John Marin & Alfred Stieglitz
(23 Dec 1870-2 Oct 1953 | 1 Jan 1864-13 Jul 1946)
The idea that two Artists could not only work together for years, but also forge a great relationship with a silent understanding is impressive. That’s exactly the case for photographer and Gallery Owner Alfred Stieglitz and Artist John Marin. The duo was introduced to each other in 1909 by photographer Edward Steichen and became steadfast friends. The goal of the two collaborators was to show that Water Color was a major medium in the art community, and they set out to do so.
In 1910, Stieglitz first exhibited Marin works at his 291 Gallery in New York City, and continued showing his works almost every year thereafter. Stieglitz never seemed happier and loved praising the genius of Marin’s works, which solidified Marin as one of the Masters of his craft. He also published Marin’s Etchings, and lent consistent financial support to assure that he continued his craft. Those who knew the duo have said, “They both had a great deal of admiration for each other," and often drew inspiration from one another’s work.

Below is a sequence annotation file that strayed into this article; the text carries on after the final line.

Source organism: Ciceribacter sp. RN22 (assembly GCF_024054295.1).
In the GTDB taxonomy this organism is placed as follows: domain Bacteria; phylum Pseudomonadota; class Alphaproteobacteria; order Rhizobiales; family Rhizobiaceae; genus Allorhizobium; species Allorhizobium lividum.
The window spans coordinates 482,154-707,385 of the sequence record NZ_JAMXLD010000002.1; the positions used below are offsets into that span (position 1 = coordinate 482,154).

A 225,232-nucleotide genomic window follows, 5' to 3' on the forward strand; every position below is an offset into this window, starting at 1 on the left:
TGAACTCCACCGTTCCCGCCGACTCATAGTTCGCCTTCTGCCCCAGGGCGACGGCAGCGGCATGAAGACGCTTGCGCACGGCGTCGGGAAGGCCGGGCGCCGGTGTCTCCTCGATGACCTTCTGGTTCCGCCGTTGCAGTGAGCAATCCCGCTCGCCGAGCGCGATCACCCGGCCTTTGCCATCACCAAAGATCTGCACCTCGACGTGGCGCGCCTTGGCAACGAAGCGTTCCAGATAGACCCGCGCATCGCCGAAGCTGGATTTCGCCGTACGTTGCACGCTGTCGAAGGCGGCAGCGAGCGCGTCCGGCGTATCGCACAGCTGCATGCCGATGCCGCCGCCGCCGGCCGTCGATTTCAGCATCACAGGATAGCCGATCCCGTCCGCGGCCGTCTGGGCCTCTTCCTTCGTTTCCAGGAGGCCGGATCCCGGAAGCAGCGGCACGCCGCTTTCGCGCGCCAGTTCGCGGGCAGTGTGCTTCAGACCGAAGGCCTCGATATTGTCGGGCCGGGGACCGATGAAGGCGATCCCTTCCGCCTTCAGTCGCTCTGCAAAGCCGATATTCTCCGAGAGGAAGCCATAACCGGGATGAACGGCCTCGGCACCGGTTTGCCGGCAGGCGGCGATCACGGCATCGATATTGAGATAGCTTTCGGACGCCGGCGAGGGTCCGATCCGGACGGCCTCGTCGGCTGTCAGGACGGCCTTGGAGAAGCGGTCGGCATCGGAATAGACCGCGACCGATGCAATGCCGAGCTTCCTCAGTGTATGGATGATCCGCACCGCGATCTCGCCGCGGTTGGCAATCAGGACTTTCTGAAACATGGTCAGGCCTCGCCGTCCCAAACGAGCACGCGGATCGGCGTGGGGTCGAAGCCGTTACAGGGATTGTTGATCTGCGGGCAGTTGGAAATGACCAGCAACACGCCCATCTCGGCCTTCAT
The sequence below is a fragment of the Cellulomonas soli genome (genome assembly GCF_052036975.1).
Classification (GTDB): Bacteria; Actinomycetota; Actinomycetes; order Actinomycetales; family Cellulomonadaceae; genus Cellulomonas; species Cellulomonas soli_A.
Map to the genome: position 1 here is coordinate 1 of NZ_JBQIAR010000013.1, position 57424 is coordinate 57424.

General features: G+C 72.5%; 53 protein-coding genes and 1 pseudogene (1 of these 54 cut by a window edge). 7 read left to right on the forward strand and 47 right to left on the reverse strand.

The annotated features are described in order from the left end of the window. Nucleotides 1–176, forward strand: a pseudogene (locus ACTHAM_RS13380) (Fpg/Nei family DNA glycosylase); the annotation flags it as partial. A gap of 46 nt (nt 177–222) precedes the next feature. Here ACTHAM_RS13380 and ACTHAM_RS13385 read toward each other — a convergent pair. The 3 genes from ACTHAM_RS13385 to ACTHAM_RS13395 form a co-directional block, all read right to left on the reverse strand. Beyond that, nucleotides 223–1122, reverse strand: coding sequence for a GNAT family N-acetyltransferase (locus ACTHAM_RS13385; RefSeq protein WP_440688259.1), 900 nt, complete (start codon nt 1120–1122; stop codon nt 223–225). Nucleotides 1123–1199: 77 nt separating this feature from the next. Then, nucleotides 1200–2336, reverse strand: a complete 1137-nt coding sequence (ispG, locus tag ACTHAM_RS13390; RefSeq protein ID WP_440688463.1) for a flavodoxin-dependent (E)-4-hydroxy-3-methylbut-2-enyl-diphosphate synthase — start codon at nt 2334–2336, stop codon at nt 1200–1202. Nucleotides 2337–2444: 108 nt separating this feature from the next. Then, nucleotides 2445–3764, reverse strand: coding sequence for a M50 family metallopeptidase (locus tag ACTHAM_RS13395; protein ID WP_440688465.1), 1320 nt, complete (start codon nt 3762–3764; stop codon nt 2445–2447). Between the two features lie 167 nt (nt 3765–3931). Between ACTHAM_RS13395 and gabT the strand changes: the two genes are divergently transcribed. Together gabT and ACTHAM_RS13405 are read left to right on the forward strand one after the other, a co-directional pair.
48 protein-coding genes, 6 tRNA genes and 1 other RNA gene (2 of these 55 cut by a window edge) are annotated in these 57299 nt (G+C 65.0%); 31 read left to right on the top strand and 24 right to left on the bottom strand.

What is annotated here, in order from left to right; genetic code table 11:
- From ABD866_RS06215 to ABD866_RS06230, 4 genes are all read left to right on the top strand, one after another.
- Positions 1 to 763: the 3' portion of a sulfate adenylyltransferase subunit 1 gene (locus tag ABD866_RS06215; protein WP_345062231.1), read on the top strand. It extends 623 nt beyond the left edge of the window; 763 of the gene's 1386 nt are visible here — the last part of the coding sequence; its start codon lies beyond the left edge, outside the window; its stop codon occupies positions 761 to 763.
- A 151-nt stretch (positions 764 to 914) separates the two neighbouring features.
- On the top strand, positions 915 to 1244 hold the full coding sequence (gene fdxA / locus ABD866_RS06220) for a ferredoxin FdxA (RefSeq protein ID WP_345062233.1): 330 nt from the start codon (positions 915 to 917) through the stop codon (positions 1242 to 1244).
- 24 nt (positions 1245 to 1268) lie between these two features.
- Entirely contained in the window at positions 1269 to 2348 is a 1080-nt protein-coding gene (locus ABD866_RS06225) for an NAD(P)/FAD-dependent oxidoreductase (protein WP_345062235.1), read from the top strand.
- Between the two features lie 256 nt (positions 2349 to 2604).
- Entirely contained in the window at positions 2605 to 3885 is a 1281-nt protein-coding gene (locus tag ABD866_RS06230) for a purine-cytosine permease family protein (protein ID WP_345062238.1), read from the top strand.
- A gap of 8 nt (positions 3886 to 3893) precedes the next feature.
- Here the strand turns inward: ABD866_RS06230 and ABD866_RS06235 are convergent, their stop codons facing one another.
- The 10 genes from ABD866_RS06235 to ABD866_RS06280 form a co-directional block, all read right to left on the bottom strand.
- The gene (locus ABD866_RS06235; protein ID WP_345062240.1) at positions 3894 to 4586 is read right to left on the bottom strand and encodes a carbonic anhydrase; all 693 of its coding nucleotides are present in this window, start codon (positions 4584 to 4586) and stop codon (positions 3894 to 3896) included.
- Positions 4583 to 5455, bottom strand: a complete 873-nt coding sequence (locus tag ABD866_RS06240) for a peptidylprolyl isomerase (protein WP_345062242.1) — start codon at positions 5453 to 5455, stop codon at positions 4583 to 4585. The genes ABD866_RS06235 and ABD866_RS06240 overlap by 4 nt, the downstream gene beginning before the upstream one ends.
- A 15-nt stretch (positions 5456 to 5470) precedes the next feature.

Most of Marin works were inspired by the Rocky’s in Maine; he would paint them over and over from different angles and these would become some of his most sought after works of art. For Stieglitz, he spent his time growing his own photography business and galleries, showing the likes of Claude Monet, and Georgia O’Keeffe. For two artist to achieve such success and remain forever friends is something that drew me to this duo. Please be sure to visit the National Gallery at the Smithsonian in Washington, DC.